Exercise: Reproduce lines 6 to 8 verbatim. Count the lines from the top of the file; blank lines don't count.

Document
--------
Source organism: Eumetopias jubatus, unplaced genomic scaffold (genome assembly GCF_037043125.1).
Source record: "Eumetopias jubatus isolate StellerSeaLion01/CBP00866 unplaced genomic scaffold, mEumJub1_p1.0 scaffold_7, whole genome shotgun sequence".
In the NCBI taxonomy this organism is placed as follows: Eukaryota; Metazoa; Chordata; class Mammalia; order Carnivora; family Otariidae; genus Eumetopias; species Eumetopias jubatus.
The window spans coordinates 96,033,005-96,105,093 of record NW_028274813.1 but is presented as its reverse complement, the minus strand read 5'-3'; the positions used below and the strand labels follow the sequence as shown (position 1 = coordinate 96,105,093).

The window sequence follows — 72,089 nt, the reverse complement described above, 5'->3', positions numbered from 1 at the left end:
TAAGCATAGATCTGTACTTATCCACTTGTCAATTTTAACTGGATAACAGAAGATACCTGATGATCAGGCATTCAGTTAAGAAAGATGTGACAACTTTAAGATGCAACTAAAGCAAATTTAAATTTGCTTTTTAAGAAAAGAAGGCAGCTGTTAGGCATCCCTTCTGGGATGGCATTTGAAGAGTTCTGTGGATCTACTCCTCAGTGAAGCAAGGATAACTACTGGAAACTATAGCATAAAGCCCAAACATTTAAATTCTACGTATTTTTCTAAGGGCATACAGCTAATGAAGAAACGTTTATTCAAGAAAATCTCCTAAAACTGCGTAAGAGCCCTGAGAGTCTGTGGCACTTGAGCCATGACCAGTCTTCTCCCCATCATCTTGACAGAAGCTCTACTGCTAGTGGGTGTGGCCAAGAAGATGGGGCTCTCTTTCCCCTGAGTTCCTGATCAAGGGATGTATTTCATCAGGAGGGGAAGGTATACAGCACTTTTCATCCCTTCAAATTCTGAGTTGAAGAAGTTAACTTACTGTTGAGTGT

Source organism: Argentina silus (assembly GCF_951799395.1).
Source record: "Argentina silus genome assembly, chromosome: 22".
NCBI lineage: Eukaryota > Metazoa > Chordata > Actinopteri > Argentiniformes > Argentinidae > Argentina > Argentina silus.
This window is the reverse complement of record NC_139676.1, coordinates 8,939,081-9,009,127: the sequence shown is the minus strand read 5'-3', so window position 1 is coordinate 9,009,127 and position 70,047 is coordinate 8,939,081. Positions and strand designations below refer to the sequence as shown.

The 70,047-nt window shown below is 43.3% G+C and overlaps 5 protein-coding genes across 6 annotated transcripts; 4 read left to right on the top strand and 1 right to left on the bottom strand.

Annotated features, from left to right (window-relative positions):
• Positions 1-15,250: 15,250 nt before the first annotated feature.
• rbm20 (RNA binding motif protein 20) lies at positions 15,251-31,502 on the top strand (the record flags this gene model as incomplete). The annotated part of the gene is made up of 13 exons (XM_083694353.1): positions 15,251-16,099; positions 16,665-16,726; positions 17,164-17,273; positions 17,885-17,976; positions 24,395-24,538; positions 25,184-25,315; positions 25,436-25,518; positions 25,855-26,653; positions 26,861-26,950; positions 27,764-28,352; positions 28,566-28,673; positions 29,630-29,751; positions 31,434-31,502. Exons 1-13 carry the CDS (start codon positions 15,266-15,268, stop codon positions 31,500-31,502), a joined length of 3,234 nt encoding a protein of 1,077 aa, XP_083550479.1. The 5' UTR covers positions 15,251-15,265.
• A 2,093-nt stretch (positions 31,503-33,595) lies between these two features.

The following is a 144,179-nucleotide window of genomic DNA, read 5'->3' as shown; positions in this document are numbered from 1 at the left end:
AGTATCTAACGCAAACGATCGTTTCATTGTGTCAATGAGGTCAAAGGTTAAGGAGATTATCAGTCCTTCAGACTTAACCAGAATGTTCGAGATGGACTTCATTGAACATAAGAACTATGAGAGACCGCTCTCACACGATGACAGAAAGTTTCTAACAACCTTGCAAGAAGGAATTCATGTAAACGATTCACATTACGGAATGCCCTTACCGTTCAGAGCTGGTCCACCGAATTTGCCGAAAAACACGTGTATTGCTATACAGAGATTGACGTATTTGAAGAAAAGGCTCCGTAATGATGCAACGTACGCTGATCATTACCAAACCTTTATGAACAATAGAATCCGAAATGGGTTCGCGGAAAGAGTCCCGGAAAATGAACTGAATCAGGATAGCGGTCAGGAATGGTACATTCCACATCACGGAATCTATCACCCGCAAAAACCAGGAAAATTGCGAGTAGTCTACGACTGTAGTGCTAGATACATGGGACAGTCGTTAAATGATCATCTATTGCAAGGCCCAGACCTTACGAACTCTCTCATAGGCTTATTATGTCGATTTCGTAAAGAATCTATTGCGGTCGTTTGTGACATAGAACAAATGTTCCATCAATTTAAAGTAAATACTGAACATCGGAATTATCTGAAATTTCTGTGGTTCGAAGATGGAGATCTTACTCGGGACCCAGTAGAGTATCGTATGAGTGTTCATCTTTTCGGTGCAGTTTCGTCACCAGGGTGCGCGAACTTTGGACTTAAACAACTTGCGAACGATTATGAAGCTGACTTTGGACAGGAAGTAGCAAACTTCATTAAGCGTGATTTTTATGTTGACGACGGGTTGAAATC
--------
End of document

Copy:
TAAGCATAGATCTGTACTTATCCACTTGTCAATTTTAACTGGATAACAGAAGATACCTGATGATCAGGCATTCAGTTAAGAAAGATGTGACAACTTTAAGATGCAACTAAAGCAAATTTAAATTTGCTTTTTAAGAAAAGAAGGCAGCTGTTAGGCATCCCTTCTGGGATGGCATTTGAAGAGTTCTGTGGATCTACTCCTCAGTGAAGCAAGGATAACTACTGGAAACTATAGCATAAAGCCCAAACATTTAAATTCTACGTATTTTTCTAAGGGCATACAGCTAATGAAGAAACGTTTATTCAAGAAAATCTCCTAAAACTGCGTAAGAGCCCTGAGAGTCTGTGGCACTTGAGCCATGACCAGTCTTCTCCCCATCATCTTGACAGAAGCTCTACTGCTAGTGGGTGTGGCCAAGAAGATGGGGCTCTCTTTCCCCTGAGTTCCTGATCAAGGGATGTATTTCATCAGGAGGGGAAGGTATACAGCACTTTTCATCCCTTCAAATTCTGAGTTGAAGAAGTTAACTTACTGTTGAGTGT

Source organism: Argentina silus (assembly GCF_951799395.1).
Source record: "Argentina silus genome assembly, chromosome: 22".